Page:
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A plumber for blood vessels

The beginnings of interventional radiology 

Ingo Zenger
Published on February 27, 2021

When the American radiologist Charles Dotter needed new catheters for his research in 1963, he speculated that, if none were available, physicians could build catheters themselves from guitar strings, VW speedometer cables, or a piece of intercom cable found in a wastebasket, for example.  

Charles Dotter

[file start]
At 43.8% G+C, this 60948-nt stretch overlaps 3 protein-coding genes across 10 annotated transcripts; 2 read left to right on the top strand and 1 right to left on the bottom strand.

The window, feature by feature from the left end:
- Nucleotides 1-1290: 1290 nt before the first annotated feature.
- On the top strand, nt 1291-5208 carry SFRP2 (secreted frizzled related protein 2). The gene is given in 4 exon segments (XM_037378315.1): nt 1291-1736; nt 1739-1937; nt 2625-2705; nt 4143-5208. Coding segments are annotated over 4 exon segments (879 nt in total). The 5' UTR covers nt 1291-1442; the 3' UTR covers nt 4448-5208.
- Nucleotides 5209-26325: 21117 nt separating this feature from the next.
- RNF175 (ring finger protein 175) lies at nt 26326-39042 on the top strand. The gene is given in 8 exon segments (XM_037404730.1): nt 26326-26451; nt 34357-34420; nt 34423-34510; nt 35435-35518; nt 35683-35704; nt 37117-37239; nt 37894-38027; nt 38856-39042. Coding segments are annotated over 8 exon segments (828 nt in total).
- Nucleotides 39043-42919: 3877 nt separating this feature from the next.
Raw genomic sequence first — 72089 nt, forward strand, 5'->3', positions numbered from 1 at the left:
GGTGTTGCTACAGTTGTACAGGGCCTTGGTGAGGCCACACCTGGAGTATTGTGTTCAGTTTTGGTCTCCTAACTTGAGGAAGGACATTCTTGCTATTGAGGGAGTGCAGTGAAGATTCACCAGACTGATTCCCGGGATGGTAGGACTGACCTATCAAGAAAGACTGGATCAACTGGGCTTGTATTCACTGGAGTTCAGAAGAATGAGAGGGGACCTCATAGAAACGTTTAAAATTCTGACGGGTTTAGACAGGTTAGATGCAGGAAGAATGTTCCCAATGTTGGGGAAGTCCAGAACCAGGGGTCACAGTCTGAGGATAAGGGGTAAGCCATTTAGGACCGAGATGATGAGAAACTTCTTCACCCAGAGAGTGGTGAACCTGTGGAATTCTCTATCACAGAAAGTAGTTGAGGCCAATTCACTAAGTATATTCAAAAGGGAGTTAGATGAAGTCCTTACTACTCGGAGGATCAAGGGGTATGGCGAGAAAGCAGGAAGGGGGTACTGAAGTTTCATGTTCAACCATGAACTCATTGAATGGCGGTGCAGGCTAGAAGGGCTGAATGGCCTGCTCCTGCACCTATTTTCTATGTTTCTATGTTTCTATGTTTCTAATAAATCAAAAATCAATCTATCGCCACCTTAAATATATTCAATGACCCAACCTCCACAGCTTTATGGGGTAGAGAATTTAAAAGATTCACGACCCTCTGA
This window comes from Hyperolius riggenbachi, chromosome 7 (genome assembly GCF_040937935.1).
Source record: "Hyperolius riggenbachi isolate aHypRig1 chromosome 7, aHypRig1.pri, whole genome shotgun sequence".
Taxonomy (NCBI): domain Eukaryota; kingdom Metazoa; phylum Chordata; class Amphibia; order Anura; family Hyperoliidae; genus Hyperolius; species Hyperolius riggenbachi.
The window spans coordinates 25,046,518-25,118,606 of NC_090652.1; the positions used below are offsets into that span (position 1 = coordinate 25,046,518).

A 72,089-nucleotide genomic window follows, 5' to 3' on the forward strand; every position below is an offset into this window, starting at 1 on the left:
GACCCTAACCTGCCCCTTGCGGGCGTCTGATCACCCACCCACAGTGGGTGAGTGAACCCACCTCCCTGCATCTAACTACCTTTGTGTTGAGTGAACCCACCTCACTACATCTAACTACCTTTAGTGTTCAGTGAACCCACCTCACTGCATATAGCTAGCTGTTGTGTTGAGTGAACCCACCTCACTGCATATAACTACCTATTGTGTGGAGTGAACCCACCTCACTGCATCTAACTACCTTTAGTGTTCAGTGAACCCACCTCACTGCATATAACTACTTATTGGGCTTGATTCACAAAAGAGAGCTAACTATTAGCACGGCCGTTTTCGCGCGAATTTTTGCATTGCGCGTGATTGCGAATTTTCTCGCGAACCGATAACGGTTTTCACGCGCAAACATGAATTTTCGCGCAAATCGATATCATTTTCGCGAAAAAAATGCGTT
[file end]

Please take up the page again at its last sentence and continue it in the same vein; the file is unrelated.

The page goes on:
Charles Dotter, the “father” of interventional radiology
Source: University of Oregon Medical School (UOMS)

Treatment via 100,000 kilometers of vessels 

<p>Dotter decided to use a catheter to unblock it. After a few minutes, the foot was warm and blood was flowing all the way down to the toes again. A week later, the pain had disappeared – and three years down the line, just before her death, Shaw famously said she was “still walking on [her] own two feet.”</p>
Die Basis der Katheter-Therapie: herkömmlichen Dotter-Kathetern  Quelle: Maria Schlumpf-Walker

Ingo Zenger
Ingo Zenger
By Ingo Zenger

Technology journalist and author at the Siemens Healthineers Historical Institute